An advocate for constitutional and human conditions for inmates, the Prisoners’ Rights Project focuses on state prisons as well as New York City jails.
Since its founding, the Project has built a record of consistent achievements relative to the treatment and conditions surrounding New York prisoners.
About the Project
Established in 1971, the Prisoners’ Rights Project works to ensure the safety and human rights of those incarcerated in New York jails and prisons. Some of the current problems the Project advocates address include discrimination issues, mistreatment of disabled and LGBT people and denial of both physical and mental healthcare.
Over the years, the Project has helped to make life behind bars better for prisoners in several different ways:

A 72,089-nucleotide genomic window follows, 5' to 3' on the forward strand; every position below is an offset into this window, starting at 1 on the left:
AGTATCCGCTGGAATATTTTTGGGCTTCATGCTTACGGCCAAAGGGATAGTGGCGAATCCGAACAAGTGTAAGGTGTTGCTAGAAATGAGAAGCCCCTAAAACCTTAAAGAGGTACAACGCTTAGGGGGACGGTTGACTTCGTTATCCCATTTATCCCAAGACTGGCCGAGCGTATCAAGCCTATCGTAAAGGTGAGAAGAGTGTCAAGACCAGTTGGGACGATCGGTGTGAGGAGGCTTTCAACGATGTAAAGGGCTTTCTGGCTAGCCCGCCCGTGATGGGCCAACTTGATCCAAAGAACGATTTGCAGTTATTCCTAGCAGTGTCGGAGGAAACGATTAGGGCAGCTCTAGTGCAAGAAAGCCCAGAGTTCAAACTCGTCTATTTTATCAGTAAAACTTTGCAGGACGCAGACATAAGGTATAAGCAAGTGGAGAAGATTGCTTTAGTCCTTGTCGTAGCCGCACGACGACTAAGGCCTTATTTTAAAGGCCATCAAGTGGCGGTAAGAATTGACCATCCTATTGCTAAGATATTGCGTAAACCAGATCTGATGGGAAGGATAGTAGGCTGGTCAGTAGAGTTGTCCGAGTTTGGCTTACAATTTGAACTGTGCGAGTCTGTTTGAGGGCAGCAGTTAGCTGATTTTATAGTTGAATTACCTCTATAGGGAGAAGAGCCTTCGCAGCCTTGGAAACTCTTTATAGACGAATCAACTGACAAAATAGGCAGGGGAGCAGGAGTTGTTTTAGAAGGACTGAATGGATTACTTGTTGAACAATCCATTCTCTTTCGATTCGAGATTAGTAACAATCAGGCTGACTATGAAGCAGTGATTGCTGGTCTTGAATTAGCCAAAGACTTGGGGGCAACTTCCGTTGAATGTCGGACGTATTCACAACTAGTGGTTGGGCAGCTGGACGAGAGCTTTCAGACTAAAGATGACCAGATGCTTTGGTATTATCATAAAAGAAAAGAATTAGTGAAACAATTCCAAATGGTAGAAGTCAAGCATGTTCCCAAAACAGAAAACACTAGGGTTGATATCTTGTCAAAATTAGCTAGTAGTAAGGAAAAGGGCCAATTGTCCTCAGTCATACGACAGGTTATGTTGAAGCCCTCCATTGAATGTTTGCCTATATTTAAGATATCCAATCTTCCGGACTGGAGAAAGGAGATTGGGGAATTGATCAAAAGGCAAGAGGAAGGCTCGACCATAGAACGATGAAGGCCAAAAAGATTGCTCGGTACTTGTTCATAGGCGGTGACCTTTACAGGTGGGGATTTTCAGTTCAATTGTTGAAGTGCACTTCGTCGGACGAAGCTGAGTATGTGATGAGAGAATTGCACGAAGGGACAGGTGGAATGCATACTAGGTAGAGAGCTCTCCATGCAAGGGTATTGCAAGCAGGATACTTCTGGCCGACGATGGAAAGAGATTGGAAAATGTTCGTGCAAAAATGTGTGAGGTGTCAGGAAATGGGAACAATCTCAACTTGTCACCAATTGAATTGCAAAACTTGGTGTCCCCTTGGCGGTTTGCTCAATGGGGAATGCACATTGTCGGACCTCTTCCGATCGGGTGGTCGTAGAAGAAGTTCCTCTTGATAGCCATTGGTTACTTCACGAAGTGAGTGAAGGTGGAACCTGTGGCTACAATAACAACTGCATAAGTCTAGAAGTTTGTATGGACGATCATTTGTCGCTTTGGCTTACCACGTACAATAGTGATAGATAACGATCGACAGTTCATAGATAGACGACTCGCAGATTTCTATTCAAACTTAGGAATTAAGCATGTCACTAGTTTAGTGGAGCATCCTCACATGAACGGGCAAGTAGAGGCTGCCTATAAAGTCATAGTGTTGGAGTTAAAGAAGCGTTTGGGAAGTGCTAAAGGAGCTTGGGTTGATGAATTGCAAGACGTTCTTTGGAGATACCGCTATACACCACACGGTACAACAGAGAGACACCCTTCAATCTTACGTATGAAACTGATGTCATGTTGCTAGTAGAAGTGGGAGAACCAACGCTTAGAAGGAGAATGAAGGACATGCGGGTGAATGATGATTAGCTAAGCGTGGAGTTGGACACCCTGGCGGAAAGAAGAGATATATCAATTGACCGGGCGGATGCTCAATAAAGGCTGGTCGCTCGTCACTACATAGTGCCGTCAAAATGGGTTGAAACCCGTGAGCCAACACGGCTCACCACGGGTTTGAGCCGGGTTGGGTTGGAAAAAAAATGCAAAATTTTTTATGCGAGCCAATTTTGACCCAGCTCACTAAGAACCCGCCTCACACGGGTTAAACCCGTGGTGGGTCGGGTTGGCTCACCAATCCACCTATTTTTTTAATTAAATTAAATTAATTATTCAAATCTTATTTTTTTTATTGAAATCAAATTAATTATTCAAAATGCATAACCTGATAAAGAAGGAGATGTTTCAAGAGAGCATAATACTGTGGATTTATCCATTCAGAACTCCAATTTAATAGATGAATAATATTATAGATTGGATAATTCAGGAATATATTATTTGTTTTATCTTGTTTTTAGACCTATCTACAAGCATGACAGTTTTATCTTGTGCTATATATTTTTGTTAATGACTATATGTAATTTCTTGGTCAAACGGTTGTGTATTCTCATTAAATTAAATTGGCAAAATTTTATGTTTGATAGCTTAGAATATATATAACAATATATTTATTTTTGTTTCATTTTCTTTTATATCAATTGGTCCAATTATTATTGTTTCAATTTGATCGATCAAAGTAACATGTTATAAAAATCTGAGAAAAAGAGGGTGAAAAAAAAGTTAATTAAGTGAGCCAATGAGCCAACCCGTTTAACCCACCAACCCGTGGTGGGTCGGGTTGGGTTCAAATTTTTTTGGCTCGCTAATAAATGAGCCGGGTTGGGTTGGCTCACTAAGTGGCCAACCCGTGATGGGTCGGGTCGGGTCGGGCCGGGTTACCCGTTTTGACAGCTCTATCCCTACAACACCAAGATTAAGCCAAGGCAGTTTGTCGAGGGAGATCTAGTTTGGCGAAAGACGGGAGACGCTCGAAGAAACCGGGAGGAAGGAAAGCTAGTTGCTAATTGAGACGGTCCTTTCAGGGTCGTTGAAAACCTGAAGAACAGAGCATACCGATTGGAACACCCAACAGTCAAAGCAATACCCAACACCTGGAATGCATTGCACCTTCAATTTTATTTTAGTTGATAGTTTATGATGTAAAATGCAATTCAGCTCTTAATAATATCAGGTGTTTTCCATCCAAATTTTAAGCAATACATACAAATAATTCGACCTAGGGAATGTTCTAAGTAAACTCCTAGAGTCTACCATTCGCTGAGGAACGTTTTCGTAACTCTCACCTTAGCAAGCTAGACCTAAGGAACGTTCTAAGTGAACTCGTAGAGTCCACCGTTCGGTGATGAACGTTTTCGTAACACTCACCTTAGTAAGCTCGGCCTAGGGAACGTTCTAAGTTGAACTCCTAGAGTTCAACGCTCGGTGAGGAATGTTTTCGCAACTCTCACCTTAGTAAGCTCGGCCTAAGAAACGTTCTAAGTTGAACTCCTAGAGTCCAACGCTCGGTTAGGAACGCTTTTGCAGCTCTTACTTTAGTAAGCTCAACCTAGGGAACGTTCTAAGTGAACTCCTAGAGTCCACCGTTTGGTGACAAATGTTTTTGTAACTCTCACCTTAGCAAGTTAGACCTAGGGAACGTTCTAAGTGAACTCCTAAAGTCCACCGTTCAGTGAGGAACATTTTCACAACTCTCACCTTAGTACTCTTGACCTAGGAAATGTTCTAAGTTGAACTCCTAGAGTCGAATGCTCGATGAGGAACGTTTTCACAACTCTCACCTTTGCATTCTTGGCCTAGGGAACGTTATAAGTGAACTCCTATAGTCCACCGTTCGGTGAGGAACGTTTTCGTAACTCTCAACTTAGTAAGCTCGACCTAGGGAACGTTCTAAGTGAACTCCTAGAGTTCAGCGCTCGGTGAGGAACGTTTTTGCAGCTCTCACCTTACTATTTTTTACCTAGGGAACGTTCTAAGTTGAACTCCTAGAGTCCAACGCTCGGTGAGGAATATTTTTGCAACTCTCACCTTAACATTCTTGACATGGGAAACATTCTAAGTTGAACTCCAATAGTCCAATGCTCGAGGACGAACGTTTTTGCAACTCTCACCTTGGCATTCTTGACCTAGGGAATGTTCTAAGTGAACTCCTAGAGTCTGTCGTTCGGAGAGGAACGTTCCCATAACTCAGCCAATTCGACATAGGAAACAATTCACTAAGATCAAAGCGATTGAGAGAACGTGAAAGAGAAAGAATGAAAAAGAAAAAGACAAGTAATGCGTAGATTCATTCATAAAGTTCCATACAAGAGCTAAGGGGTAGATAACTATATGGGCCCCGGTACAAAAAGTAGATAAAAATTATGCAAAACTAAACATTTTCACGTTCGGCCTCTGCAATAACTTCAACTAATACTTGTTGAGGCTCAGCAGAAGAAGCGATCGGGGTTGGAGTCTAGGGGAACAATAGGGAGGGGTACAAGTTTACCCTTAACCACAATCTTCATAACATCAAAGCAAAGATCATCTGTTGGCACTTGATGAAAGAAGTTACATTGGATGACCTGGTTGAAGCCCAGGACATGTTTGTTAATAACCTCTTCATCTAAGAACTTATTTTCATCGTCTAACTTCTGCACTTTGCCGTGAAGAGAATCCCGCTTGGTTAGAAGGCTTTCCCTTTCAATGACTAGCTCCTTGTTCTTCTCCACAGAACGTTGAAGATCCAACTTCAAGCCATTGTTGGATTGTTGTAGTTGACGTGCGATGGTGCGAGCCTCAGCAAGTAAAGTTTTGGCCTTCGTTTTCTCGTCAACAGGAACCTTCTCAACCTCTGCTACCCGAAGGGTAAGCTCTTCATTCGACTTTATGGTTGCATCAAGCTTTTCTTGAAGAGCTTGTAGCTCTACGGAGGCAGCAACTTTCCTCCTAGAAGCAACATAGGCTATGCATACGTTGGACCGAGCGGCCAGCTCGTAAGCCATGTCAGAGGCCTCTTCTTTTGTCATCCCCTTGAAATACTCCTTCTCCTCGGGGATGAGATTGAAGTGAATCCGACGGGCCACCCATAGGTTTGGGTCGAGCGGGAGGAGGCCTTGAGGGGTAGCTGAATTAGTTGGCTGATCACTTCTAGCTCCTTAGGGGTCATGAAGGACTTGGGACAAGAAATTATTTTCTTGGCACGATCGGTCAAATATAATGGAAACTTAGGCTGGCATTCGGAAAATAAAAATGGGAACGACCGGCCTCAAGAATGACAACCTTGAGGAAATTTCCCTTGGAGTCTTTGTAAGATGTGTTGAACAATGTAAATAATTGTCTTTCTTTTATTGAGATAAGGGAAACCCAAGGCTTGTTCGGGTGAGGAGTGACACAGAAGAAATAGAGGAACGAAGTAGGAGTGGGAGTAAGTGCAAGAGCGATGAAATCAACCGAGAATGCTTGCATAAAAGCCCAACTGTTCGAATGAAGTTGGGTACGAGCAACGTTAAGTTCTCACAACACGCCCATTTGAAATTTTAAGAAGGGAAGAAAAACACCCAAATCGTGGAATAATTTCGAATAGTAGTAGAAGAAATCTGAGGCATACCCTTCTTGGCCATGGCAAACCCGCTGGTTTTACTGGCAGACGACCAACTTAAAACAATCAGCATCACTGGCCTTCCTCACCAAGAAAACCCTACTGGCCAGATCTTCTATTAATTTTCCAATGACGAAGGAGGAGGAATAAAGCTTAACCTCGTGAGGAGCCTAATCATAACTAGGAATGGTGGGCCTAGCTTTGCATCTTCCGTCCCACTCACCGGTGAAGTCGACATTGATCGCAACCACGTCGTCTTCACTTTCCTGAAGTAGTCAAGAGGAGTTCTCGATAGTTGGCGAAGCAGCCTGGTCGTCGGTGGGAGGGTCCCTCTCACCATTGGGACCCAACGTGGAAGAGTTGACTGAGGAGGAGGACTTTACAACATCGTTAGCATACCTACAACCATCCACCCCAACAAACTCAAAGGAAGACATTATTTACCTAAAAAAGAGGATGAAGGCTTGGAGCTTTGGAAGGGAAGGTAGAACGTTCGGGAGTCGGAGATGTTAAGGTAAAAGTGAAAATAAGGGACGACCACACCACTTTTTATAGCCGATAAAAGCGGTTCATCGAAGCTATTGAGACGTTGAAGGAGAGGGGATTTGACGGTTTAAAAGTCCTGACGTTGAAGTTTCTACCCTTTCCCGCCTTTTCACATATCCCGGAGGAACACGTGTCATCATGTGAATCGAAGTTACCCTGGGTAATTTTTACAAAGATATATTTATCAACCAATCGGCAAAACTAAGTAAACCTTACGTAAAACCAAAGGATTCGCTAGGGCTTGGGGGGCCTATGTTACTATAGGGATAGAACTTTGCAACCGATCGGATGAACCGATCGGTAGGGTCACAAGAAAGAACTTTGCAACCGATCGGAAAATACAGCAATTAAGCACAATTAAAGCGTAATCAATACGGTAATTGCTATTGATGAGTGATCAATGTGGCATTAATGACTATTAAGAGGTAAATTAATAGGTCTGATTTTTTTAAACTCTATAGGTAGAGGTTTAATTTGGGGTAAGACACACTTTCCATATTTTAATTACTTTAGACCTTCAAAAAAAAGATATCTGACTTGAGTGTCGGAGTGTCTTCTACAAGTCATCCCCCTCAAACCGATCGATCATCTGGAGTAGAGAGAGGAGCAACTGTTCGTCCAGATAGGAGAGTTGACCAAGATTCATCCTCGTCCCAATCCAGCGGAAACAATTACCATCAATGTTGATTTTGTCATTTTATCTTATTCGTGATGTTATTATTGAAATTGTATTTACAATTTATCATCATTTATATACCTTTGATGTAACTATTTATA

- Requiring schooling for youth in adult jails, resulting in a new high school and improvements in the education afforded to inmates
- Improvement in safety and living conditions in city jails, including better ventilation, sanitation and hygiene standards
- Reducing overcrowding in city jails by ending “double-celling” in cells built for one person
- Requiring New York State to improve treatment programs for inmates with mental illness
- Ending excessive use of solitary confinement and making daily outdoor access part of the minimum standards of the New York City Board of Correction
- Limiting shackling and barring shackling for pregnant female prisoners taken to hospitals for delivery
The Project has made significant progress in bettering the environment for prisoners, but further improvements are necessary. Jail time should not cause anyone to lose his or her constitutional rights whether completing a sentence or awaiting trial. A civil rights attorney can intervene and file suit on behalf of the prisoner, who may deserve compensation for wrongful treatment while behind bars.